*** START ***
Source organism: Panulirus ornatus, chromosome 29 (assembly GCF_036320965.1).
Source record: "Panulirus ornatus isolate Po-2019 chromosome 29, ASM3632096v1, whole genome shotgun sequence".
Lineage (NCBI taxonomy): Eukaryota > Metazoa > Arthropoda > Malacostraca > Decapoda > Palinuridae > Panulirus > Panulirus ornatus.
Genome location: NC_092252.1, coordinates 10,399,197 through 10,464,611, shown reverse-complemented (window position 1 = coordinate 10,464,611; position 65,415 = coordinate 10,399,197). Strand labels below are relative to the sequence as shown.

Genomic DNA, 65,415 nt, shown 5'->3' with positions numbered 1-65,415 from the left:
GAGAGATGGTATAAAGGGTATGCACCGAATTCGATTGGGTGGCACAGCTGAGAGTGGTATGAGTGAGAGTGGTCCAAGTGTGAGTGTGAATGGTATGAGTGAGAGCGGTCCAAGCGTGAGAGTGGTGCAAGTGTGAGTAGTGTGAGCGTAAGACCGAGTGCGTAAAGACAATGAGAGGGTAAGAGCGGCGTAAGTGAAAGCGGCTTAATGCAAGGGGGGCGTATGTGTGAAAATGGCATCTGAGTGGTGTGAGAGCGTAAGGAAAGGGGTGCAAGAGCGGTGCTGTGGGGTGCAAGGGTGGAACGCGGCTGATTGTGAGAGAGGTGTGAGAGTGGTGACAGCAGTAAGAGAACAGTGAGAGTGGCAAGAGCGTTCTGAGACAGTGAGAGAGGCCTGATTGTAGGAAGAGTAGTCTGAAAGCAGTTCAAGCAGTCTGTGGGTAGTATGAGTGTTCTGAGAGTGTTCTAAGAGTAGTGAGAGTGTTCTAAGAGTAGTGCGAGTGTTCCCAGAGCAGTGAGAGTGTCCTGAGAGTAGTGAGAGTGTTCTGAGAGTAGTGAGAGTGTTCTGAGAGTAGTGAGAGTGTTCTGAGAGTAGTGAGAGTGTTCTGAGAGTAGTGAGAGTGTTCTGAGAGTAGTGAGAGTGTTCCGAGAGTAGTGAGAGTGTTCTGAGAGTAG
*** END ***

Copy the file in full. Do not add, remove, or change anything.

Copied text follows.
Source organism: Panulirus ornatus, chromosome 29 (assembly GCF_036320965.1).
Source record: "Panulirus ornatus isolate Po-2019 chromosome 29, ASM3632096v1, whole genome shotgun sequence".
Lineage (NCBI taxonomy): Eukaryota > Metazoa > Arthropoda > Malacostraca > Decapoda > Palinuridae > Panulirus > Panulirus ornatus.
Genome location: NC_092252.1, coordinates 10,399,197 through 10,464,611, shown reverse-complemented (window position 1 = coordinate 10,464,611; position 65,415 = coordinate 10,399,197). Strand labels below are relative to the sequence as shown.

Genomic DNA, 65,415 nt, shown 5'->3' with positions numbered 1-65,415 from the left:
GAGAGATGGTATAAAGGGTATGCACCGAATTCGATTGGGTGGCACAGCTGAGAGTGGTATGAGTGAGAGTGGTCCAAGTGTGAGTGTGAATGGTATGAGTGAGAGCGGTCCAAGCGTGAGAGTGGTGCAAGTGTGAGTAGTGTGAGCGTAAGACCGAGTGCGTAAAGACAATGAGAGGGTAAGAGCGGCGTAAGTGAAAGCGGCTTAATGCAAGGGGGGCGTATGTGTGAAAATGGCATCTGAGTGGTGTGAGAGCGTAAGGAAAGGGGTGCAAGAGCGGTGCTGTGGGGTGCAAGGGTGGAACGCGGCTGATTGTGAGAGAGGTGTGAGAGTGGTGACAGCAGTAAGAGAACAGTGAGAGTGGCAAGAGCGTTCTGAGACAGTGAGAGAGGCCTGATTGTAGGAAGAGTAGTCTGAAAGCAGTTCAAGCAGTCTGTGGGTAGTATGAGTGTTCTGAGAGTGTTCTAAGAGTAGTGAGAGTGTTCTAAGAGTAGTGCGAGTGTTCCCAGAGCAGTGAGAGTGTCCTGAGAGTAGTGAGAGTGTTCTGAGAGTAGTGAGAGTGTTCTGAGAGTAGTGAGAGTGTTCTGAGAGTAGTGAGAGTGTTCTGAGAGTAGTGAGAGTGTTCTGAGAGTAGTGAGAGTGTTCCGAGAGTAGTGAGAGTGTTCTGAGAGTAG